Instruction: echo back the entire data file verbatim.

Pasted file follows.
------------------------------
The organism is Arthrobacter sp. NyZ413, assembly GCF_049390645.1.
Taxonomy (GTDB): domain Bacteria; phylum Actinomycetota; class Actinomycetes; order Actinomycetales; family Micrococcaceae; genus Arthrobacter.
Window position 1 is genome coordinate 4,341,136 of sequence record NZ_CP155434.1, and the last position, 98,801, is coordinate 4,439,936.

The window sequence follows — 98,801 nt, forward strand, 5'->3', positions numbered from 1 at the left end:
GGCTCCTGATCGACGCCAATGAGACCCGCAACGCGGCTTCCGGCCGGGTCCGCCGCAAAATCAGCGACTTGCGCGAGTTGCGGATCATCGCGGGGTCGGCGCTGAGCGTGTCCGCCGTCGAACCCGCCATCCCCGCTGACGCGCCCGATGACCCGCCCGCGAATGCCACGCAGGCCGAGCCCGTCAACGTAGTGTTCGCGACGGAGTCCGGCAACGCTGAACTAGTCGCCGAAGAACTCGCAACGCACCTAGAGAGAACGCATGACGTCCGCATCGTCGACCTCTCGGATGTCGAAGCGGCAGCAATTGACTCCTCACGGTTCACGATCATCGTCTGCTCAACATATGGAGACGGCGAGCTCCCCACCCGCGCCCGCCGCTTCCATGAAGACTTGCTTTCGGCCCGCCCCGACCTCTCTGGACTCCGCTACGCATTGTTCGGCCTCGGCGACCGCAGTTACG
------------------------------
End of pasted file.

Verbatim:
The organism is Arthrobacter sp. NyZ413, assembly GCF_049390645.1.
Taxonomy (GTDB): domain Bacteria; phylum Actinomycetota; class Actinomycetes; order Actinomycetales; family Micrococcaceae; genus Arthrobacter.
Window position 1 is genome coordinate 4,341,136 of sequence record NZ_CP155434.1, and the last position, 98,801, is coordinate 4,439,936.

The window sequence follows — 98,801 nt, forward strand, 5'->3', positions numbered from 1 at the left end:
GGCTCCTGATCGACGCCAATGAGACCCGCAACGCGGCTTCCGGCCGGGTCCGCCGCAAAATCAGCGACTTGCGCGAGTTGCGGATCATCGCGGGGTCGGCGCTGAGCGTGTCCGCCGTCGAACCCGCCATCCCCGCTGACGCGCCCGATGACCCGCCCGCGAATGCCACGCAGGCCGAGCCCGTCAACGTAGTGTTCGCGACGGAGTCCGGCAACGCTGAACTAGTCGCCGAAGAACTCGCAACGCACCTAGAGAGAACGCATGACGTCCGCATCGTCGACCTCTCGGATGTCGAAGCGGCAGCAATTGACTCCTCACGGTTCACGATCATCGTCTGCTCAACATATGGAGACGGCGAGCTCCCCACCCGCGCCCGCCGCTTCCATGAAGACTTGCTTTCGGCCCGCCCCGACCTCTCTGGACTCCGCTACGCATTGTTCGGCCTCGGCGACCGCAGTTACG